I am not a big fan of newspaper advertising. Many daily papers are read on line and readers don’t see the display ads. They can be expensive. In low turnout, off year elections, the cost of an impression is a lot more expensive than targeted mail or internet ads.

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So when I use newspaper ads as an advertising medium, there are usually some very good reasons. And sometimes there are.

Using Newspaper Ads in a Political Campaign:

In small communities, sometimes they are useful in drawing attention to an important issue, highlighting a conflict, or serving as what we call conversation starters.

In suburban areas, I often look for weekly newspapers that serve the small towns and communities. Large suburban newspapers don’t have the space to cover the local football team, local community events or local news. The weekly community newspapers do. Thus the weeklies tend to be better read than the daily papers.

Some newspapers cater to very specialized audiences and they can be an excellent way to narrowly cast a message or an appeal. For example, in New York City one of the best read newspapers is the World Journal. Who reads it? Affluent Chinese living in New York City, an increasingly important slice of the electorate.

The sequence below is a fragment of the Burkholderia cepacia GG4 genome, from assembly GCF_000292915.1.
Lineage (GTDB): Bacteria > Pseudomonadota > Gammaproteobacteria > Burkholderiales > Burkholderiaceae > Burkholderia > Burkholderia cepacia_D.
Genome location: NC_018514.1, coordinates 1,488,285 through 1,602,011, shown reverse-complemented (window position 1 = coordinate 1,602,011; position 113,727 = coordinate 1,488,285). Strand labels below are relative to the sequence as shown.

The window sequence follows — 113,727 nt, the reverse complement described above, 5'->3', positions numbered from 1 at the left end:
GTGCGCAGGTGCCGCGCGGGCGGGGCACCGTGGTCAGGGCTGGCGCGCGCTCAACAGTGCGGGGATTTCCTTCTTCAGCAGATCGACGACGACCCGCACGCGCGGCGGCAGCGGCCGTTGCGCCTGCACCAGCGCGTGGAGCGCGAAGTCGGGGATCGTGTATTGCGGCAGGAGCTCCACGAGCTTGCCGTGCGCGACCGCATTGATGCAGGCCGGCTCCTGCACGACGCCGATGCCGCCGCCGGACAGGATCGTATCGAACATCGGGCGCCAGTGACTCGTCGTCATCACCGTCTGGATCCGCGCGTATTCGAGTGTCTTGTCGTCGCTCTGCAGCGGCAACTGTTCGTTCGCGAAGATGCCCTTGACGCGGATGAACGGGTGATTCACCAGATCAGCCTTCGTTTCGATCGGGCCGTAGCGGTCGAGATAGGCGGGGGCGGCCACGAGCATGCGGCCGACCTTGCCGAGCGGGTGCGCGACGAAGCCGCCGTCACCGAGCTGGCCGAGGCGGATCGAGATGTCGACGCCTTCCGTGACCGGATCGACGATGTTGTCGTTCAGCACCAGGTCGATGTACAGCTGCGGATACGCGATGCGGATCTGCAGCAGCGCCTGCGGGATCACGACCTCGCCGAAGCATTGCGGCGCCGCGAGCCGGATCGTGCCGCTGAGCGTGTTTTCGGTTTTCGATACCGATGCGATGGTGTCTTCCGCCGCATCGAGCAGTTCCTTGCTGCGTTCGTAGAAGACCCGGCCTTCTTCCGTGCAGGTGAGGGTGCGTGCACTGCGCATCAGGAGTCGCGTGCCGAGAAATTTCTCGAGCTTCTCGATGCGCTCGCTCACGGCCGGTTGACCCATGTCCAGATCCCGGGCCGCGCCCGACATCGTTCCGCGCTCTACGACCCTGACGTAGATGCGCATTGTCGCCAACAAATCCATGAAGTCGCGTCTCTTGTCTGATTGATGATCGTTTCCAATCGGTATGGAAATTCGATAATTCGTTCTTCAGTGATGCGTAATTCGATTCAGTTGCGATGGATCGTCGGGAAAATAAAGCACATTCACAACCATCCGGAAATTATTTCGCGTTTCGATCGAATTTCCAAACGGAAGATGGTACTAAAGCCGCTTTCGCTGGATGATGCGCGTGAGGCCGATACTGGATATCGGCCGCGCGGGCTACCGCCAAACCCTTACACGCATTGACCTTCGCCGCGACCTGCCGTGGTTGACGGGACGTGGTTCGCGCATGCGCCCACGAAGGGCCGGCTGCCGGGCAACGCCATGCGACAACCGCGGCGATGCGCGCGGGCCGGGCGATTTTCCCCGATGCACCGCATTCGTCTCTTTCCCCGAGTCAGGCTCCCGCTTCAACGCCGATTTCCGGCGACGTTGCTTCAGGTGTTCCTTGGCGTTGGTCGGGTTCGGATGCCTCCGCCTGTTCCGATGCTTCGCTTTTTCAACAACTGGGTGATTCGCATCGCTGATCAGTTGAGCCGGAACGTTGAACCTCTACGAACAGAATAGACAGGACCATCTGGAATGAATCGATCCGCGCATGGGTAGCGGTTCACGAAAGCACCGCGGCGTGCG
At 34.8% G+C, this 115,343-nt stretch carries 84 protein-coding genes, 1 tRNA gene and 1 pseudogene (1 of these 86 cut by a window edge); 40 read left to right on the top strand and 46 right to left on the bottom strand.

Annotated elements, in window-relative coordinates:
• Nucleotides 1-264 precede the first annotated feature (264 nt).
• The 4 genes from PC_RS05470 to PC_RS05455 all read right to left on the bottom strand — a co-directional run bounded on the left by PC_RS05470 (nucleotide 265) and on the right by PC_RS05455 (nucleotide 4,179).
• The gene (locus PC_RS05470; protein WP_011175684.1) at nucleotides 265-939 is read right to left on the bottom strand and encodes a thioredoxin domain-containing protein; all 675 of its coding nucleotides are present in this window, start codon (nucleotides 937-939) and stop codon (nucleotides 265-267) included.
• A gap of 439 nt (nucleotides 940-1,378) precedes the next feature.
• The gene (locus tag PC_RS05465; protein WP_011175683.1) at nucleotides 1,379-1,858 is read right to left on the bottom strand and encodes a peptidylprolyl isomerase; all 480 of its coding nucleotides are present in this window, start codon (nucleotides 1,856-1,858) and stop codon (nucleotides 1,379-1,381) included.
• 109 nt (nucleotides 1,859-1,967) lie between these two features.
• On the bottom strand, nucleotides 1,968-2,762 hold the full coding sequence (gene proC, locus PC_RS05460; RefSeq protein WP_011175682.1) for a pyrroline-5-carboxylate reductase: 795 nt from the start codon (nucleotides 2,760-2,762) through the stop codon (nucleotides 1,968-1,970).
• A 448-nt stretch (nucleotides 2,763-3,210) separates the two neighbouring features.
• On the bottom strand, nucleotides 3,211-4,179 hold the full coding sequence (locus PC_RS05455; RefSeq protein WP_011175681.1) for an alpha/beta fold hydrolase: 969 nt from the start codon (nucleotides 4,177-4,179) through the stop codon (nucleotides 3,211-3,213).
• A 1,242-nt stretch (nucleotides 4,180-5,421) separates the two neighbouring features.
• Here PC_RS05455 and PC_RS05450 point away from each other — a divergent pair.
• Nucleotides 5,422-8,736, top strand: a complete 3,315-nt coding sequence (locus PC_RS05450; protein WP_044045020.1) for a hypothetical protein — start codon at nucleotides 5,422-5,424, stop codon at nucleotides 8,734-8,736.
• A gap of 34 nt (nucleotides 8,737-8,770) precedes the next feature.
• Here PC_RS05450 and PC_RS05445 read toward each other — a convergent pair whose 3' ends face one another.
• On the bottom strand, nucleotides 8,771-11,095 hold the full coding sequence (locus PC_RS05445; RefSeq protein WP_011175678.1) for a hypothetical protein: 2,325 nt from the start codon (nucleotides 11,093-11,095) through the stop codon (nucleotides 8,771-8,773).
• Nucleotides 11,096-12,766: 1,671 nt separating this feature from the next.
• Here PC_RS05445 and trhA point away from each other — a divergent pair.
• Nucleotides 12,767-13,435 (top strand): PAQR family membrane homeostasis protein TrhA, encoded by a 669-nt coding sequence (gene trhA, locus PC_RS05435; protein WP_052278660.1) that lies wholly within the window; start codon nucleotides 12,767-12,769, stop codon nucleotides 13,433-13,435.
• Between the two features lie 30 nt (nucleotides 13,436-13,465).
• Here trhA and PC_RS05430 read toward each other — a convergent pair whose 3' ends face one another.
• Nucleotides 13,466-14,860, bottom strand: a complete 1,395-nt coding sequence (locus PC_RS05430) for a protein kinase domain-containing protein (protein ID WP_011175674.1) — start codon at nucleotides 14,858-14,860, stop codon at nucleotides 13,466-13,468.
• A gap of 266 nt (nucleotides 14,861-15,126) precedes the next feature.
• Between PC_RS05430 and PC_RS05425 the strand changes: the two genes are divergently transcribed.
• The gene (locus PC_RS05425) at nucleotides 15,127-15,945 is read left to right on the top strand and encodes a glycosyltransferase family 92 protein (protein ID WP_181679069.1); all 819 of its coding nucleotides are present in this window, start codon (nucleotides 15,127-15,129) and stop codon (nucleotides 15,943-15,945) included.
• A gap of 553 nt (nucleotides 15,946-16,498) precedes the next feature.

What makes a good newspaper ad?

  1. White Space. Don’t clutter your ad with a lot of convoluted copy. People won’t read it if you do.
  2. Use it to make one point that the reader can easily grasp in three seconds. If your point isn’t obvious, readers won’t spend time trying to figure it out.
  3. Use a picture, graphic or symbol that makes your point and draws attention to your words.
  4. Make it look different than other political ads that are in the newspaper. Your ad is competing for attention with every other advertiser. If you want to be noticed, be different.

To illustrate the points I just made, I am providing examples of newspaper ads I designed that won national awards.

Example 1:

DuBois ad Pollie

Example 2:

prop one yard sign

Ultimately, the decision to use newspaper ads is a judgment call. How many in your Election Day coalition will the ad reach? Is it less expensive than some other means of reaching your voters? If so, use them.

Have questions? You can reach me at 845-458-1210. Or email me at [email protected]

Last Week’s Video: Running for Office? Using Telephones to Spread Your Message

Political consultant Jay Townsend works with smart, passionate candidates who want to run for office, win elections and make a difference. He has successfully helped candidates learn how to run for the U.S. Senate, how to run for Congress, how to run for Mayor and develop a winning campaign marketing strategy.

How to win an election:

Running for office and knowing how to win an election is a challenge, especially for first time political candidates just learning how to run for office. Discerning the fine points of how to campaign, raise political contributions, and execute a political campaign strategy often requires the help of someone who has served as a political strategist or who has experience as a political consultant.

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